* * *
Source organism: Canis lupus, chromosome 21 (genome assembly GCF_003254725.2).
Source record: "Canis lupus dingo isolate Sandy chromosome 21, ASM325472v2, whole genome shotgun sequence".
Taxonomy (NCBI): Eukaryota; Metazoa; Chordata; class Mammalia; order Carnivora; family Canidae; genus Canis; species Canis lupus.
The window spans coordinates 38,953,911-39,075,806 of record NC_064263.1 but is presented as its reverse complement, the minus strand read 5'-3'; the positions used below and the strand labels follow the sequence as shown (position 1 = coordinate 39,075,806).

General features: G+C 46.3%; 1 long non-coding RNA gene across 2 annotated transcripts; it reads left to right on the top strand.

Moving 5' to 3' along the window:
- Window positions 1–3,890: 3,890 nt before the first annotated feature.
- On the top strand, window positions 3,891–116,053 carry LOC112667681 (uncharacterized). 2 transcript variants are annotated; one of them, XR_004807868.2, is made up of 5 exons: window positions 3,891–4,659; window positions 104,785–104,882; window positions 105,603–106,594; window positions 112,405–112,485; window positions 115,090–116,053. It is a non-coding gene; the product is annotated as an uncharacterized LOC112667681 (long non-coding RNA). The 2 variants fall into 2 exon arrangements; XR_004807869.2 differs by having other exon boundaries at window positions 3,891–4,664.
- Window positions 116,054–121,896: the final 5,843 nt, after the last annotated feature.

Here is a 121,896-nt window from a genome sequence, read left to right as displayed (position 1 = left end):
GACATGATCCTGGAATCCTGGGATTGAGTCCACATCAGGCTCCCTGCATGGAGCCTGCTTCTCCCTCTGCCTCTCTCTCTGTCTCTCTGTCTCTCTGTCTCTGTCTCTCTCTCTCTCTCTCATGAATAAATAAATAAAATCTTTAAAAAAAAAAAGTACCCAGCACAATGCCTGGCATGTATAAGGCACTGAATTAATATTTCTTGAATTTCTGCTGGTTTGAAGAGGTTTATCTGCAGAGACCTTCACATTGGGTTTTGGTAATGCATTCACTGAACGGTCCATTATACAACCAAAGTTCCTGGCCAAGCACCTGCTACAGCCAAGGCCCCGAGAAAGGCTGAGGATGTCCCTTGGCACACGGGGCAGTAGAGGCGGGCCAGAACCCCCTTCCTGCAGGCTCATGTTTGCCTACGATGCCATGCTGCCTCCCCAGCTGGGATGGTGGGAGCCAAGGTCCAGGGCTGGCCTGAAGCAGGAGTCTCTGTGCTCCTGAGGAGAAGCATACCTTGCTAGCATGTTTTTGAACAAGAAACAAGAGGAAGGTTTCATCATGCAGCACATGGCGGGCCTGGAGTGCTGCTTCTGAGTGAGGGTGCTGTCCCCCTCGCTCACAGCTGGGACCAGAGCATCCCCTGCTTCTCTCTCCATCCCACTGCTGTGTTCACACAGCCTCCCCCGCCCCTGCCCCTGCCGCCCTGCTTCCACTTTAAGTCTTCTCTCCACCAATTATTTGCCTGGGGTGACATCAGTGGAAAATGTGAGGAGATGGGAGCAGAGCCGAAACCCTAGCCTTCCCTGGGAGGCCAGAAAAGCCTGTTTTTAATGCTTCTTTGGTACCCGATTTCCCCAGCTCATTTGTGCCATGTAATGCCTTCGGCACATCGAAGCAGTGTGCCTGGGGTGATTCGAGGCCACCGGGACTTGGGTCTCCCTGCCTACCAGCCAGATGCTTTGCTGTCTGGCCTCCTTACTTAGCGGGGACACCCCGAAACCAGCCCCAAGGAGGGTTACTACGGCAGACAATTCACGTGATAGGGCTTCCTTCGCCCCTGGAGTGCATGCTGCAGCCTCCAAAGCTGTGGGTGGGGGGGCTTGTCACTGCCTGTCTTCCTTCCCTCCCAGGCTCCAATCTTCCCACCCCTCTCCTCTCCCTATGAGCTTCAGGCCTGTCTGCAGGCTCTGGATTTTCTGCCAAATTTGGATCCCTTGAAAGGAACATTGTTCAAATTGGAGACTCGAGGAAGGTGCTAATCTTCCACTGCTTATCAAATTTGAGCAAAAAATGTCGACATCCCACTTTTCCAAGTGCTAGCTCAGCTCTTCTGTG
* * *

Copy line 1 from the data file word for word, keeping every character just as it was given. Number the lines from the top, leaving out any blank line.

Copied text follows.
Source organism: Canis lupus, chromosome 21 (genome assembly GCF_003254725.2).